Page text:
Remember when marketers drew customer journey maps into neat, straight lines or pretty circles? Those days are over. In the social era, the “customer journey” is so unpredictable, so varied, that the best a brand can hope for is to show up somewhere along that dizzying pathway to encourage a sale.
The new consumer journey in the social era is:
- Highly personal
- Interrupted constantly
- A paradox of choice
And therefore… Completely unpredictable.
Check out this consumer’s multi-channel journey, courtesy of Google ZMOT (below). Whether you’re B2B or B2C, in the social era, your brand must be prepared to find a customer at any one of these stages.
Remember, the social era is more than just using social media (though of course, that’s part of it). If the industrial era was about building things, the social era is about connecting things, ideas and people, communicating identity through purchasing power (a.k.a, the PROsumer), and blurring the lines between professional and personal.
If your brand doesn’t understand why social is at the heart of the consumer’s journey, it’ll get left behind. There are simply too many choices and too many well-informed, empowered buyers out there. Here, I’ll bust some myths regarding consumer behavior and preconceptions and offer five questions for identifying entry points in your social customer journey.
Myth 1 – busy decision-makers don’t have time for the internet
Busted – According to Google, 89% of B2B researchers use the internet for B2B research in the buying process. Potential customers of your brand are already searching through your competitor’s content, forming opinions and looking for the best deal and service, whether you’re there or not. In the retail world, 82% of smartphone users consult their phones on purchases they are about to make in-store.
Myth 2 – the CFO is older and male
Busted – Nearly half of all B2B researchers are millennials, an incredibly diverse generation (spanning from age 23 to 38, there are 80 million of them in the U.S. alone), with very different needs, beliefs, values, and experiences within this group. To reach them, you’ll have to think counterintuitively; stop marketing generationally and think in terms of audience mindsets. The closer you dive into your audience research, the better a picture you have of them. Another note on these figures is that although 64% of C-level (CEO, CFO, etc) have final authority on decisions, but 81% of non-C-level employees influence these purchase decisions. Again, it goes beyond marketing to older, high-leveled decision-makers, because they’re influenced by a large number of other people.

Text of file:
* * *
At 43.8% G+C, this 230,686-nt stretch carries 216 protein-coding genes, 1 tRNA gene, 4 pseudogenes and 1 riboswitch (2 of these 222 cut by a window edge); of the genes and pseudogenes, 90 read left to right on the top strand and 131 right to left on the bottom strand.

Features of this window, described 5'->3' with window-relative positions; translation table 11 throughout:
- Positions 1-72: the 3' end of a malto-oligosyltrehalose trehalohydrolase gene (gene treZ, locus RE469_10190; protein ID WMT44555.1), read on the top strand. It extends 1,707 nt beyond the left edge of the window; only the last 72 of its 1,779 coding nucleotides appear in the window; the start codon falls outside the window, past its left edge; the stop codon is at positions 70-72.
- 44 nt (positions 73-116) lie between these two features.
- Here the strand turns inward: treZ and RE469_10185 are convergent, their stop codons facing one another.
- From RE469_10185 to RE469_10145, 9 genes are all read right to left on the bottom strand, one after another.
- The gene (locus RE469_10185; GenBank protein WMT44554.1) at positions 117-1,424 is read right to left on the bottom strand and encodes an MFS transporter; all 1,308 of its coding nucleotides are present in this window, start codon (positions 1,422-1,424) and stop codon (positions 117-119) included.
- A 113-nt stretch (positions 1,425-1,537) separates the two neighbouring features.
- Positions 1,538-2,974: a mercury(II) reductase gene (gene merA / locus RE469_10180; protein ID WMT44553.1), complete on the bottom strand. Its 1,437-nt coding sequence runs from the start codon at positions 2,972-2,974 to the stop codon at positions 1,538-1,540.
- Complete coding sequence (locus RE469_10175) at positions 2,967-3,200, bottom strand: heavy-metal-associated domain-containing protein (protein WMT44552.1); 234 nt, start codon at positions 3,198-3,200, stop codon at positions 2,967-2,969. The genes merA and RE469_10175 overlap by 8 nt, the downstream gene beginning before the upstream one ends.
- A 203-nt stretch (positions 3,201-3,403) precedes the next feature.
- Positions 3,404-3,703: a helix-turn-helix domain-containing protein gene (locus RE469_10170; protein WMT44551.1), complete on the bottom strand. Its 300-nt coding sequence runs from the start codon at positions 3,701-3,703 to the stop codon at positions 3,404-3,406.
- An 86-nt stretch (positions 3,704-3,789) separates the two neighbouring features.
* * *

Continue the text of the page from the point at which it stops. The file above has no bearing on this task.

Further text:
Five important questions
Looking at your existing customers may help you understand where in the journey your brand appears (or doesn’t). These questions will help you to get the lay of the land as far as entry points are concerned.
1. “Who are my best customers?”
Understanding your best Customer goes a long way in predicting behaviors and purchasing patterns. Your ideal customer is not just the one who purchases but truly engages with your brand, too. You want more consumers like this. Also, ask yourself if they belong to any communities with like-minded people? Chances are that they’ll also like your brand.
2. “How did they find me?” OR “How did I find them?”
Knowing where your previous consumers have entered your ecosystem gives you a great idea of what your brand does right. If you know they discovered your brand, followed your account and then purchased a product through a targeted Instagram ad, you’ll know your Instagram strategy is serving that audience particularly well. Don’t just focus on where your brand appears, but look for gaps in the entry points where you can gain some new traction.
3. “Why did they choose me?”
What separates your brand from the competition? Look at this from every entry point. For example, if you’re getting a ton of referrals, it’s likely that the quality of your product/service great. If your brand is having retention issues, it’s likely that your messaging is stronger than your product/service, or your pricing model may not be working. Look at where your messaging is strongest, understand why this is, and see if you can translate it to the other aspects of your brand. Remember, though – not every customer is the same.
4. “How has it all changed?”
It’s important to remember that as consumers get more and more savvy about your industry, their entry points into your funnel will probably have changed also. Is your brand getting more traffic from one part of your marketing machine than it used to? This trend might be worth investigating.
Now that the sales funnel is no longer a funnel, your consumers (both B2B and B2C) expect you to meet them on their journey and not the other way around. They’re also better researched and more socially active than ever before. Therefore, it’s important to strike that fine balance between being accessible and not talking down to them. If you so much as tip-toe out of this balance, your consumers will be sure to let you know.